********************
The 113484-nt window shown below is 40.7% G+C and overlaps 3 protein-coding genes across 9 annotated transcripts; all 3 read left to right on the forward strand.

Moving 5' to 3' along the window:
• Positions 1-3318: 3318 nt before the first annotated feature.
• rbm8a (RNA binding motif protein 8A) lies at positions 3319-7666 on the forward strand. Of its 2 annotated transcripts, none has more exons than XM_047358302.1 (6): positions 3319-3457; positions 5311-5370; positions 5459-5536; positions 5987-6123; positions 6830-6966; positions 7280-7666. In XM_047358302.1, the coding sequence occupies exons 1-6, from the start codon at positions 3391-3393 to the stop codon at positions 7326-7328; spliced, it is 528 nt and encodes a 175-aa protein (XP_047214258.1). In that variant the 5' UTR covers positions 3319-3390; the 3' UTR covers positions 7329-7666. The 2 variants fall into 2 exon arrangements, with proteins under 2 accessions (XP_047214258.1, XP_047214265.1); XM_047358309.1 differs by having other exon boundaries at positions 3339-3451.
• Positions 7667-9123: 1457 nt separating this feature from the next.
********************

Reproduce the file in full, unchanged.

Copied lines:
The 113484-nt window shown below is 40.7% G+C and overlaps 3 protein-coding genes across 9 annotated transcripts; all 3 read left to right on the forward strand.

Moving 5' to 3' along the window:
• Positions 1-3318: 3318 nt before the first annotated feature.
• rbm8a (RNA binding motif protein 8A) lies at positions 3319-7666 on the forward strand. Of its 2 annotated transcripts, none has more exons than XM_047358302.1 (6): positions 3319-3457; positions 5311-5370; positions 5459-5536; positions 5987-6123; positions 6830-6966; positions 7280-7666. In XM_047358302.1, the coding sequence occupies exons 1-6, from the start codon at positions 3391-3393 to the stop codon at positions 7326-7328; spliced, it is 528 nt and encodes a 175-aa protein (XP_047214258.1). In that variant the 5' UTR covers positions 3319-3390; the 3' UTR covers positions 7329-7666. The 2 variants fall into 2 exon arrangements, with proteins under 2 accessions (XP_047214258.1, XP_047214265.1); XM_047358309.1 differs by having other exon boundaries at positions 3339-3451.
• Positions 7667-9123: 1457 nt separating this feature from the next.